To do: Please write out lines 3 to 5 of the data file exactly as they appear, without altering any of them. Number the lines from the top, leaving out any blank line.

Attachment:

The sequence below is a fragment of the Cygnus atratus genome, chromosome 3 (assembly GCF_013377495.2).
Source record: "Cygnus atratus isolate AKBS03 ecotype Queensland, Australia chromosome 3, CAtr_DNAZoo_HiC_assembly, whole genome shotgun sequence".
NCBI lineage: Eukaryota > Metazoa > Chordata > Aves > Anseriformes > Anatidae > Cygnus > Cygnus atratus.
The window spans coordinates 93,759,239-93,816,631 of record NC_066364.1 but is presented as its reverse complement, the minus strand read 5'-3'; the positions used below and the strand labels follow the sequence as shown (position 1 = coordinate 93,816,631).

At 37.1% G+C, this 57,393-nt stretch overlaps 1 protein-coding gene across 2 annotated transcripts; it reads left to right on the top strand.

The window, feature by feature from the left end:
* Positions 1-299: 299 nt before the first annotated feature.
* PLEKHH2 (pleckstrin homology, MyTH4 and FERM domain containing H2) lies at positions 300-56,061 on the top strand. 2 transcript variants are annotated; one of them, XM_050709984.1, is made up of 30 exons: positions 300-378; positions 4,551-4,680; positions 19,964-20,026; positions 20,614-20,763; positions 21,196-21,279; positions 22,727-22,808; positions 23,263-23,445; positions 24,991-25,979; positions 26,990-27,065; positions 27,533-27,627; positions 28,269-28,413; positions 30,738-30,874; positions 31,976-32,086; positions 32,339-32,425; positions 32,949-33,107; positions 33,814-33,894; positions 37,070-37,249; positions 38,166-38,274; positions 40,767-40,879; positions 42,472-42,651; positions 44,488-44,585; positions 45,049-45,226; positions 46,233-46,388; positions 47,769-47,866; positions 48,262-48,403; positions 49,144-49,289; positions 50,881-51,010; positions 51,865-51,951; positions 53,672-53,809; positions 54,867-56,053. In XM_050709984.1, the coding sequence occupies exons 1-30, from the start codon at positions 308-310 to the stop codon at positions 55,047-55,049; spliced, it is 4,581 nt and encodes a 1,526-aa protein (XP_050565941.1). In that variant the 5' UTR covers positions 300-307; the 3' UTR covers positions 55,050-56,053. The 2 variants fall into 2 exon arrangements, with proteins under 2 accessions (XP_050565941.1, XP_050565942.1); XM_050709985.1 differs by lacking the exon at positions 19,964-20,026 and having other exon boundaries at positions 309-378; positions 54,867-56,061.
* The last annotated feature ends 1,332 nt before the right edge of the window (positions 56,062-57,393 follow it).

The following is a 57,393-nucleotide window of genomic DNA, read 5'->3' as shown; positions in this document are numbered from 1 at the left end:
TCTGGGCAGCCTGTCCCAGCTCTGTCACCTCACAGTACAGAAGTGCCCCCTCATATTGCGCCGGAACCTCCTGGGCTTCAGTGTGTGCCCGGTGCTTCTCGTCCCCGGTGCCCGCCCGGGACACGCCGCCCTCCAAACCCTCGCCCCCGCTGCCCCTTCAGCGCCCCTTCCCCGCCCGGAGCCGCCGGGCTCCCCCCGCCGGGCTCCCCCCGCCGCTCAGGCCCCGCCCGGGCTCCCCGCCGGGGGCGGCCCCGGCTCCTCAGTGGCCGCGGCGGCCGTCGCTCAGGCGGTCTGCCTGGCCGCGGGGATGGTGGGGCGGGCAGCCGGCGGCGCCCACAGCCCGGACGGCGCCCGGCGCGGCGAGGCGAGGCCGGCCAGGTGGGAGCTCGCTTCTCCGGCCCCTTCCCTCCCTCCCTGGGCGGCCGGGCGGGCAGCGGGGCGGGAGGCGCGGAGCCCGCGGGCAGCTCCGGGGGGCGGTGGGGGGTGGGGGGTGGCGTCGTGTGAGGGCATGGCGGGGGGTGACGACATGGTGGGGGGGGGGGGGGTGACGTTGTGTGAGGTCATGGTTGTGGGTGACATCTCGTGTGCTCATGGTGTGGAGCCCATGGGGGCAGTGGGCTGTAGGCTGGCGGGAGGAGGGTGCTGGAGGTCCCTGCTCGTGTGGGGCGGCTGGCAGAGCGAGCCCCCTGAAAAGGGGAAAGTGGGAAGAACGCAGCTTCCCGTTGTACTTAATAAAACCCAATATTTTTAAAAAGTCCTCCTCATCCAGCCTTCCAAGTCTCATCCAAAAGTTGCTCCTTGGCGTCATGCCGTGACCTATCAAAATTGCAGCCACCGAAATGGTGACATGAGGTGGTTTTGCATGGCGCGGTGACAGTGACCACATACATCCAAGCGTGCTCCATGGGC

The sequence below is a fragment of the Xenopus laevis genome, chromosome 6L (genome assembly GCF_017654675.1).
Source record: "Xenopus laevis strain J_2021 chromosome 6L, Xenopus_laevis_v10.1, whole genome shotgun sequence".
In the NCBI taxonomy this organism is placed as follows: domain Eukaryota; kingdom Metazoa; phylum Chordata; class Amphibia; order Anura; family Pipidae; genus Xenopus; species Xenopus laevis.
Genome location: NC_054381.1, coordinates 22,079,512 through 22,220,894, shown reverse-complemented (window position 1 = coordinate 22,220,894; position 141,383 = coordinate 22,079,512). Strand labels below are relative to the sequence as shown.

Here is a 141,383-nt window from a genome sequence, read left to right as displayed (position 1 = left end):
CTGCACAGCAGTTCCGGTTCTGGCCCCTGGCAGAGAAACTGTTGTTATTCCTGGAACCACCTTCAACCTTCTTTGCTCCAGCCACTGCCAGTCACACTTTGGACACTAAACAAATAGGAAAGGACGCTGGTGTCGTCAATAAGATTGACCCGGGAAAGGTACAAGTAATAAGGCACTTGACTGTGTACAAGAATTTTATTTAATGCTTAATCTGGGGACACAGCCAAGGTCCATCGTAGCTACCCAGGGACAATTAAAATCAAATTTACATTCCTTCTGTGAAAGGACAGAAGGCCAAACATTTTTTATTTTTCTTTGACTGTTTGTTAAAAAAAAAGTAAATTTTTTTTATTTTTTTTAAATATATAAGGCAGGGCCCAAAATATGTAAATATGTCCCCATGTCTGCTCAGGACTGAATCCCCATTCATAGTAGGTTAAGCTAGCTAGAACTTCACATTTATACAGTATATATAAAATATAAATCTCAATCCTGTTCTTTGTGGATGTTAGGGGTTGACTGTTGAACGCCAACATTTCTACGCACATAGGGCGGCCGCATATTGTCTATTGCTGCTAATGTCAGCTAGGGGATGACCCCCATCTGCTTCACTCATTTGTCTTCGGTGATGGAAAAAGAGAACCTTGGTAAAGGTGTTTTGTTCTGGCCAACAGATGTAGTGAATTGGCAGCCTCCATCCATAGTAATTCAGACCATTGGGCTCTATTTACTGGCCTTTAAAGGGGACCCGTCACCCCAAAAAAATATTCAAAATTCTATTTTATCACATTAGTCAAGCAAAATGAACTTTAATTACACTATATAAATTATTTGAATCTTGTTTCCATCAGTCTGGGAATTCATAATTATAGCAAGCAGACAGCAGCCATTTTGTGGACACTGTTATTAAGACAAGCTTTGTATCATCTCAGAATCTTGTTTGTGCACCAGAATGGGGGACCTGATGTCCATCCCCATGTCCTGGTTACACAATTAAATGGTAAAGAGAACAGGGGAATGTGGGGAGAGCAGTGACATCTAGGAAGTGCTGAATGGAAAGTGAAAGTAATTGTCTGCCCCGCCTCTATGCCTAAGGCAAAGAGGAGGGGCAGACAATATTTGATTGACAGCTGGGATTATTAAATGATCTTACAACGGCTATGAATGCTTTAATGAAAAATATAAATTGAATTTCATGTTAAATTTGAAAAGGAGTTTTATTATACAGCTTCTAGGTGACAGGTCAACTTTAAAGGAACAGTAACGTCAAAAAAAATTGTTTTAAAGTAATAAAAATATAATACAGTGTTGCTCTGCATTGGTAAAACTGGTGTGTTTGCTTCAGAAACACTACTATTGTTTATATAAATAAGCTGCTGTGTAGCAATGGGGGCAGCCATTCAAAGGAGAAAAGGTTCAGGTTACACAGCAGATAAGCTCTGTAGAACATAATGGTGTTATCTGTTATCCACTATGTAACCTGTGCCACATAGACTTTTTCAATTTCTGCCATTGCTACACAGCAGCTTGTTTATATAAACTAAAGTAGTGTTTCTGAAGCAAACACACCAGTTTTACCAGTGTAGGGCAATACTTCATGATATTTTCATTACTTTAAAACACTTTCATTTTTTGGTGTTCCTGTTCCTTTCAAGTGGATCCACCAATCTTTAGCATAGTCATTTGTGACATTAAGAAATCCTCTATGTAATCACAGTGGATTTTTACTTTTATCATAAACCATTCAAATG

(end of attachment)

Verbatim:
NCBI lineage: Eukaryota > Metazoa > Chordata > Aves > Anseriformes > Anatidae > Cygnus > Cygnus atratus.
The window spans coordinates 93,759,239-93,816,631 of record NC_066364.1 but is presented as its reverse complement, the minus strand read 5'-3'; the positions used below and the strand labels follow the sequence as shown (position 1 = coordinate 93,816,631).

At 37.1% G+C, this 57,393-nt stretch overlaps 1 protein-coding gene across 2 annotated transcripts; it reads left to right on the top strand.